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Ketamine's antidepressant effect explained

Potential fast-acting treatment boosts BDNF

2:06pm, June 15, 2011

The anesthetic ketamine works against depression by quickly boosting levels of a brain compound that has been linked to the condition, a new study in mice shows. The research may lead to highly effective and fast-acting antidepressants that provide relief within hours instead of weeks, scientists report online June 15 in Nature.

Traditional antidepressants can be effective but often take weeks or months to improve symptoms. “You can control malignant hypertension within minutes; a bad increase in blood sugar, bad migraines, asthma attacks, within minutes,” says psychiatrist Carlos Zarate of the National Institute of Mental Health in Bethesda, Md. “Yet why in psychiatry should we be satisfied with, ‘Just hang on for a few weeks or a few months, and you’re going to get better?’ That’s not acceptable in my mind.”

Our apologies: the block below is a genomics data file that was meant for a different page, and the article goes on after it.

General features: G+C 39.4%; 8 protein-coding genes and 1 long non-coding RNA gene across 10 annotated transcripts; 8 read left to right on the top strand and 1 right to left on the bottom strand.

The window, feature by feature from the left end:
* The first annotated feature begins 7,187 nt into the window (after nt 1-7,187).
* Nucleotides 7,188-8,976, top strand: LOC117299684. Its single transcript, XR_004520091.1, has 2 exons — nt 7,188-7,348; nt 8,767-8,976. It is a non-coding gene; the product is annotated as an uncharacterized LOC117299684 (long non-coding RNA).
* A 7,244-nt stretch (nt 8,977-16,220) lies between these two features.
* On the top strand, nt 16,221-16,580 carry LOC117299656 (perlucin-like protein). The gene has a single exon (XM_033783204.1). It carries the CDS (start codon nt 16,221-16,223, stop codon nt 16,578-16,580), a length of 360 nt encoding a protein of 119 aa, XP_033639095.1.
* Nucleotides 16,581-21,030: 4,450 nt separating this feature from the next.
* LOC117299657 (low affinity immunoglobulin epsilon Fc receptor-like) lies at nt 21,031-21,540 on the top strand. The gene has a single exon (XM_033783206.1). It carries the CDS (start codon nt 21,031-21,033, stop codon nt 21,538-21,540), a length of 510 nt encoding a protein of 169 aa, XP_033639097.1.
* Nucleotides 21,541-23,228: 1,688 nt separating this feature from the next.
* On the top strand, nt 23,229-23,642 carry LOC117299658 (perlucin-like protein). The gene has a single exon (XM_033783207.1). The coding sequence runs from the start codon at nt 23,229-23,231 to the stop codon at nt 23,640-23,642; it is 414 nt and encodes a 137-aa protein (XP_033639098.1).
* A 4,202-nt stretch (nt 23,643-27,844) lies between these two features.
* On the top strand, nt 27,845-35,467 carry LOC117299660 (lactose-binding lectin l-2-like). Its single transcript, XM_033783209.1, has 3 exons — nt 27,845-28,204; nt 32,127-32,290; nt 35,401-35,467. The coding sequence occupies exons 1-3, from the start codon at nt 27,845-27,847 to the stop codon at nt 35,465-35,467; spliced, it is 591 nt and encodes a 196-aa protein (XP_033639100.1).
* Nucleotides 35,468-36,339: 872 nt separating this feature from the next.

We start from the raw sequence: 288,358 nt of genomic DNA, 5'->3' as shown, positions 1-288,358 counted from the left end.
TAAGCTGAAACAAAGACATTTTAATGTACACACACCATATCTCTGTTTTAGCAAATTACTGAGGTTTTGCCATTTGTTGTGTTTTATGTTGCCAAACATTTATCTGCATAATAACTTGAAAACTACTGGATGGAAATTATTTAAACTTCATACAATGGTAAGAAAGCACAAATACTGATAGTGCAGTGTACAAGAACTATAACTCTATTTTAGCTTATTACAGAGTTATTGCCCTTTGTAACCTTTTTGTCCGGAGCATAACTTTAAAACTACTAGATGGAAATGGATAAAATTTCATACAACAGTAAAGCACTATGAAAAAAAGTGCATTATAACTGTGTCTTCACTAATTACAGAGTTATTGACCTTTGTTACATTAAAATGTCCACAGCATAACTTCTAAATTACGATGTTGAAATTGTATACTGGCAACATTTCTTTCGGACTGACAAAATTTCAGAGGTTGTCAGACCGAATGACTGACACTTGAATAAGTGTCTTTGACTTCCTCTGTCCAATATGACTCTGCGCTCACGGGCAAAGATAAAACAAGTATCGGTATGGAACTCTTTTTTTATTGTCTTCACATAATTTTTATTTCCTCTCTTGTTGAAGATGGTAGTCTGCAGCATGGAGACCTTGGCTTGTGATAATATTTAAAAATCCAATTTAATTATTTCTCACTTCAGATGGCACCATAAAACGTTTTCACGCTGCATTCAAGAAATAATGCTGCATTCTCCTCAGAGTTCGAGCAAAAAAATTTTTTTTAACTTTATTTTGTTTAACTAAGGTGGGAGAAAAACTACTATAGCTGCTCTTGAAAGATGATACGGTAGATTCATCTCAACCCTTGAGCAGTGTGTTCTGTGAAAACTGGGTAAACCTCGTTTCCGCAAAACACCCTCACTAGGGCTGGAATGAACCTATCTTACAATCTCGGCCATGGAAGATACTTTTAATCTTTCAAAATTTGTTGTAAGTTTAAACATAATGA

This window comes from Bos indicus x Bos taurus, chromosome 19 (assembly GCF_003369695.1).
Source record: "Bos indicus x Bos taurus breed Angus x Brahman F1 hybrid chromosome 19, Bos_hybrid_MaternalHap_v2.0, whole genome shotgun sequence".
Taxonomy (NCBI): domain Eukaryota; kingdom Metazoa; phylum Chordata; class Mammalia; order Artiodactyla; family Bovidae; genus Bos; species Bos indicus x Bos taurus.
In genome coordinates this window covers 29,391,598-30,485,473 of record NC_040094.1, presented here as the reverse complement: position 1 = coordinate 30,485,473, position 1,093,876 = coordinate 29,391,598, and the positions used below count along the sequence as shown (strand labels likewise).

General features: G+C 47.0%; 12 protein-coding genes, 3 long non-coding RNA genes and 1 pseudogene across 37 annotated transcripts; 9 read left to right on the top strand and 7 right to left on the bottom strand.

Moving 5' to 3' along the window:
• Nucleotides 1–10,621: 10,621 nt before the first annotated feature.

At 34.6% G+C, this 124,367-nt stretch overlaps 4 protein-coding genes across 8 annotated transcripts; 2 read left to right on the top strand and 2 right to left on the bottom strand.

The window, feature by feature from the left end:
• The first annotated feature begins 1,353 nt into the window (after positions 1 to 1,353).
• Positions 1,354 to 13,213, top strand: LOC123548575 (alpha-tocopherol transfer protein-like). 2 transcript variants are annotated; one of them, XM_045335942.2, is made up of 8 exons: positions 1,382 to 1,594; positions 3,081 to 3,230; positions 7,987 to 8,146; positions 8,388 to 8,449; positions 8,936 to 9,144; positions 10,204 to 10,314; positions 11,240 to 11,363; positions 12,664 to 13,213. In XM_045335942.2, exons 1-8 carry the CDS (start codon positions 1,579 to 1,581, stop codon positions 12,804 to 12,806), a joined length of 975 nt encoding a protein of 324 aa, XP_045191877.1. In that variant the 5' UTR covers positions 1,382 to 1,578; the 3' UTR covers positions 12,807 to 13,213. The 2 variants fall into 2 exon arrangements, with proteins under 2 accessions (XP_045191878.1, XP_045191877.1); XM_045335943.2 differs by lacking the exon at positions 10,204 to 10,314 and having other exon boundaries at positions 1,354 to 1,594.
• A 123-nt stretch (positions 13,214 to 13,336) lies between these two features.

The new study may point to faster alternatives, Zarate says: “Here is increasing evidence that

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